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Meet Joe Black/C+,A-

Universal/1998/180m/ANA 1.85

      Meet Joe Black marches along at a slower pace than a procession of professional mourners following a hearse. The tone is quite strange as well. There are times when the situations call for droll and clever, but they lapse into platitudes and emptiness.
     Inspired by the 1934 film Death Takes a Holiday starring Fredric March as Death, Meet Joe Black takes it's sweet time in every scene. It's economical predecessor runs 79 minutes while director Martin Brest's vision runs a mere three hours. Mere? Virtually every scene in Meet Joe Black could be shorter by a long shot. A good film surgeon may have brought Joe Black to earth with lots more intensity. Interestingly, the languorous pacing is felt more scene by scene as opposed to the overall length of the movie. I felt antsy as each scene ran too long, filled with repetition and dialogue pauses, but when the film was over I did not feel it ran three hours.
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Not enough fireworks in Meet Joe BlackŠUniversal

     Approaching his sixty-fifth birthday party with tolerance and reluctance, William Parrish is thrown for a loop when a tightness in his heart accompanied by a strange voice suggests an unpleasant birthday present. Parrish soon discovers that the voice is Death communicating with him for selfish reasons. It turns out that Death wants a taste of life and is willing to give Parrish a little bit more time on Earth if he will act as Death's tour guide. What's as guy to say? Death turns up in the body of a recently deceased young man who happened to meet Parrish's daughter and make an indelible impression on her. It's a handy coincidence. But is this really the same guy she met at the coffee shop. In the midst of all the romance and life questions, Parrish changes his mind about a buy-out of his empire, making for unconvincing board room fireworks.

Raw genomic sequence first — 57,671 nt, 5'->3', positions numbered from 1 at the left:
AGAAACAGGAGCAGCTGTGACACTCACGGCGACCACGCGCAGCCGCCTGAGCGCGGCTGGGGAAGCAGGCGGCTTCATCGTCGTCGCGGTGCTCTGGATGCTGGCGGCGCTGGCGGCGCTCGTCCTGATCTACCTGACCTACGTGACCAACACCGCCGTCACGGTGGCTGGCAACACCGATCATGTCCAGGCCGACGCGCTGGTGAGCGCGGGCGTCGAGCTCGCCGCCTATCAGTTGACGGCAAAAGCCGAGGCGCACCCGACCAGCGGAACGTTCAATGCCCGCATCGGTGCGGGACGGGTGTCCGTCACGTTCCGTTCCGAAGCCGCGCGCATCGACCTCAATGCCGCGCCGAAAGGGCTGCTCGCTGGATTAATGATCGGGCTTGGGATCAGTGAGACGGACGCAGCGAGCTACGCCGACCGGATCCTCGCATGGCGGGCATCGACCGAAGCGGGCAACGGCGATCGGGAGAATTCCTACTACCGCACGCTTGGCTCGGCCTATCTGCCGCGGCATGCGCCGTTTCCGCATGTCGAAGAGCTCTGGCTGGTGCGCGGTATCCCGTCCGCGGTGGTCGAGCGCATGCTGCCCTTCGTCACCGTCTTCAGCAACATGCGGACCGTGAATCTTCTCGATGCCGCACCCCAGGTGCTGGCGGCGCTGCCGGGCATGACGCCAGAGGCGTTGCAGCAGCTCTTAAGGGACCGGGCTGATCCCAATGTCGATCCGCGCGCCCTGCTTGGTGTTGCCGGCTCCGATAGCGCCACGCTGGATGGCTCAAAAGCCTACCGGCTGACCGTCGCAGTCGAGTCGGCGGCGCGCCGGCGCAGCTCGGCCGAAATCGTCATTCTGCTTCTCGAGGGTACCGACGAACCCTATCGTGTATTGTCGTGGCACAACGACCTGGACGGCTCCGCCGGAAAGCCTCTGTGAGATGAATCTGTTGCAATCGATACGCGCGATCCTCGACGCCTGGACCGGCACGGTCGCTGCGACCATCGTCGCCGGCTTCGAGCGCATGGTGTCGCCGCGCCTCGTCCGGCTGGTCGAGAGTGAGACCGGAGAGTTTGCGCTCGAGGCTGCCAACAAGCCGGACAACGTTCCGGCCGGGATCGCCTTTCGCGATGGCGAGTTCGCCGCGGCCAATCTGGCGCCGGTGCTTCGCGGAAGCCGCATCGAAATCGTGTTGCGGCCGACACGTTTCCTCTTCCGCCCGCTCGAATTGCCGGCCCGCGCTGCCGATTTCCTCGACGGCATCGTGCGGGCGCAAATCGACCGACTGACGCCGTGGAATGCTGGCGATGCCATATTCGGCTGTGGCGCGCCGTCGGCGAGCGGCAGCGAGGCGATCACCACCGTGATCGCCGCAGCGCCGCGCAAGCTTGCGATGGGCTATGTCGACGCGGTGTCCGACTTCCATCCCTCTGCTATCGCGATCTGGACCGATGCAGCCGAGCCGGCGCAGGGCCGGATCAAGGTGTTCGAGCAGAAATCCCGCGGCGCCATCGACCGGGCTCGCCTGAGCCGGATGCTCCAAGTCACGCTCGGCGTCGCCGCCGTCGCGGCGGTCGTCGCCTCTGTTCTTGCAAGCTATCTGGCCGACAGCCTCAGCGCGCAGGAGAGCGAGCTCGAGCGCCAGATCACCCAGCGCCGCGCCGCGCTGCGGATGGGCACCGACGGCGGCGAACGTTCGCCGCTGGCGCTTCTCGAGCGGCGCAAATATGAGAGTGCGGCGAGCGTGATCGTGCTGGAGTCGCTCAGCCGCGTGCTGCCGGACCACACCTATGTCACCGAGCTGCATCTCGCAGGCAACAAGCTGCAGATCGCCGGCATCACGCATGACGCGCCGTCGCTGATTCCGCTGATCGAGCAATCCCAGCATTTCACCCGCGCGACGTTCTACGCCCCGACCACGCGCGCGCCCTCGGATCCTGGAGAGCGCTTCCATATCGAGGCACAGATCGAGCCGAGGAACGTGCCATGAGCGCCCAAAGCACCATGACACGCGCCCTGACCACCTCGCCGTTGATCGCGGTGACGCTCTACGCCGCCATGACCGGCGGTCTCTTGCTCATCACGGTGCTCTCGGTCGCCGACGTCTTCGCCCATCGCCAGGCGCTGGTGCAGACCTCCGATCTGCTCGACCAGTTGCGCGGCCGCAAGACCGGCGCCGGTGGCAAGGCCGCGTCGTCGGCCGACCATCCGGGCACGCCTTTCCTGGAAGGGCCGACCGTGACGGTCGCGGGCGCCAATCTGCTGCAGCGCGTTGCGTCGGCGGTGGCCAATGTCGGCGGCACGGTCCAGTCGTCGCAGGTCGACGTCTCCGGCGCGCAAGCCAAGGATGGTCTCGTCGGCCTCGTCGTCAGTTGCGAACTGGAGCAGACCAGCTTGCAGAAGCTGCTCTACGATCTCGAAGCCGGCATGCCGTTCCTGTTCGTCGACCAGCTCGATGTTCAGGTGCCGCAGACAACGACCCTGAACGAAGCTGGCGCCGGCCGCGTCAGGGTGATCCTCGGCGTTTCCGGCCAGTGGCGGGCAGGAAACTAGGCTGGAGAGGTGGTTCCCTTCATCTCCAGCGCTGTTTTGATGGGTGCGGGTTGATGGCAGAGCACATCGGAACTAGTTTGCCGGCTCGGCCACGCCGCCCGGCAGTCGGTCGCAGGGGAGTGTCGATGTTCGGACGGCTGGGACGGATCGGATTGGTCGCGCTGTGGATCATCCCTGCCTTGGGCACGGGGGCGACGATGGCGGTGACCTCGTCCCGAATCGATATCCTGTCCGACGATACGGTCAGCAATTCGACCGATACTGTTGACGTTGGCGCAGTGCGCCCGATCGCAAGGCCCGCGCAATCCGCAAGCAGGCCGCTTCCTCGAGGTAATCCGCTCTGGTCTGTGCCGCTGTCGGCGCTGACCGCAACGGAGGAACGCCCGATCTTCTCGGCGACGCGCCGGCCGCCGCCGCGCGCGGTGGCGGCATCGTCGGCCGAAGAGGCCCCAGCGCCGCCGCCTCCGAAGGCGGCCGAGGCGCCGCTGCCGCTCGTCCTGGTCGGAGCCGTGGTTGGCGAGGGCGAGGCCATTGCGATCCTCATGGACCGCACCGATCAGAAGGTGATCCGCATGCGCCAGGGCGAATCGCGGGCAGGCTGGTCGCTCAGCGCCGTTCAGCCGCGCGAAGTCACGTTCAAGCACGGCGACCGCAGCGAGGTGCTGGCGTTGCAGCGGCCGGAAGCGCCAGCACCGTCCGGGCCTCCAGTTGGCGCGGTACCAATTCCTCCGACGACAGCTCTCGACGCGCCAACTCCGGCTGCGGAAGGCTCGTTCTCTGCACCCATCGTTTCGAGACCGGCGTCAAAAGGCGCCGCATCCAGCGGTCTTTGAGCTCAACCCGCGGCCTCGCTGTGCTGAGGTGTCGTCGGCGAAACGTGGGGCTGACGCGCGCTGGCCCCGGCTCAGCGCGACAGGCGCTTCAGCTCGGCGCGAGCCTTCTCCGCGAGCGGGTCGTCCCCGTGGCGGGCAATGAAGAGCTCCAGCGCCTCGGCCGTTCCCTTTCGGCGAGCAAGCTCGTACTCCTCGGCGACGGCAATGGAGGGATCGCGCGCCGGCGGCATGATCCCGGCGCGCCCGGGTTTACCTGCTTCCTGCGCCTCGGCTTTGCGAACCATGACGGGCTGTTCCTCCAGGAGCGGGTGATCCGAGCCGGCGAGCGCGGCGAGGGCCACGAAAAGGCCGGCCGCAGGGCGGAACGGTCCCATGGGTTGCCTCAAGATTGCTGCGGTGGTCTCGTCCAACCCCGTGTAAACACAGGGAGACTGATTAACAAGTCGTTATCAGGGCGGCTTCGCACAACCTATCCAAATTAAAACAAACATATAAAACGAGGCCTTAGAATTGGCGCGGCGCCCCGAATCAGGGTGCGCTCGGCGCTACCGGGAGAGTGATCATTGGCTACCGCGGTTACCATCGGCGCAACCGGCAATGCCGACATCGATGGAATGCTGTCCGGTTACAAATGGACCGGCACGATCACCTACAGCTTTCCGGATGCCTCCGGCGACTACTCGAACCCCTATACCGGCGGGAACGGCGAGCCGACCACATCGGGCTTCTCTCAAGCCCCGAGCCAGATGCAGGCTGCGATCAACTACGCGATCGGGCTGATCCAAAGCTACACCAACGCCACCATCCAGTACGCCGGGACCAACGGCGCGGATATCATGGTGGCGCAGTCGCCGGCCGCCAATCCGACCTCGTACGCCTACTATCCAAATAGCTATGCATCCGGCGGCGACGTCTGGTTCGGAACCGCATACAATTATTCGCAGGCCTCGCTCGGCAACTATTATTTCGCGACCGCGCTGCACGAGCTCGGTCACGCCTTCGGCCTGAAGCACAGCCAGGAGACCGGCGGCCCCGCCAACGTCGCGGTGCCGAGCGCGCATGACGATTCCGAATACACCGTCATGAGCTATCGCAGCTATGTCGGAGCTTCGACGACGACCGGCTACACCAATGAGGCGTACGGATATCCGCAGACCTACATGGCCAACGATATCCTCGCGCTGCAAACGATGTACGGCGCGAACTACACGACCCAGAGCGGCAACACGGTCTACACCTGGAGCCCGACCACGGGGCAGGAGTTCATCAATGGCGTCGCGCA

Joe Black is played by Brad Pitt. Pitt's an interesting choice for Joe and manages to find a range of emotions, from charming to bewildered, to brazen and demanding, to cold and sentimental, that almost give Meet Joe Black enough star power to overcome its indolence. But there are lots of inconsistencies in the way Death reacts to earthly things that make it difficult for Pitt and the script never really develops or tackles some of the difficult questions that Death learning about life could pose. Anthony Hopkins plays billionaire media mogul William Parish with surprisingly little insight into the character. It's almost a breeze for him and while he is charming, the character lacks the depth that might have injected an interesting edge to Meet Joe Black. Clare Forliani gives Susan Parrish with a variety of smiles and flirtatious glances. Jake Weber has the impossible task of bringing life to the ridiculously cardboard character of Drew, Parrish's right hand that is holding a knife behind his back. Marsha Gay Harden and Jeffrey Tambor add a nice level of humanity to the cold proceedings as the older Parrish daughter and her husband.
     The sumptuous settings are quite beautiful, but I actually found the film closed and restricted in its point of view. I had the feeling Death was getting cheated by not seeing and experiencing enough. Too bad Martin Brest didn't add more locations for designer Dante Ferretti to create with his brilliant eye. Emmanuel Lubezki manages the photography with grace.
    Another very sharp DVD with no unsightly artifacts resulting. More and more new DVD releases are appearing at or near perfection. There is some slight edge enhancement visible at black transitions, though it truly does not disturb the picture. Color and various light situations are handled perfectly. This is a bright and thoroughly pleasing DVD to watch. The night party scenes sparkle with all the life of the fireworks on display.  A lot of the dialogue is delivered in hushed tones and I missed a few pearls of wisdom, but the Dolby Digital 5:1 sound is in good balance. Thomas Newman's score is lush with an openness. Production and cast and filmmakers bios, a theatrical trailer and a Spotlight on Location short complete the DVD package.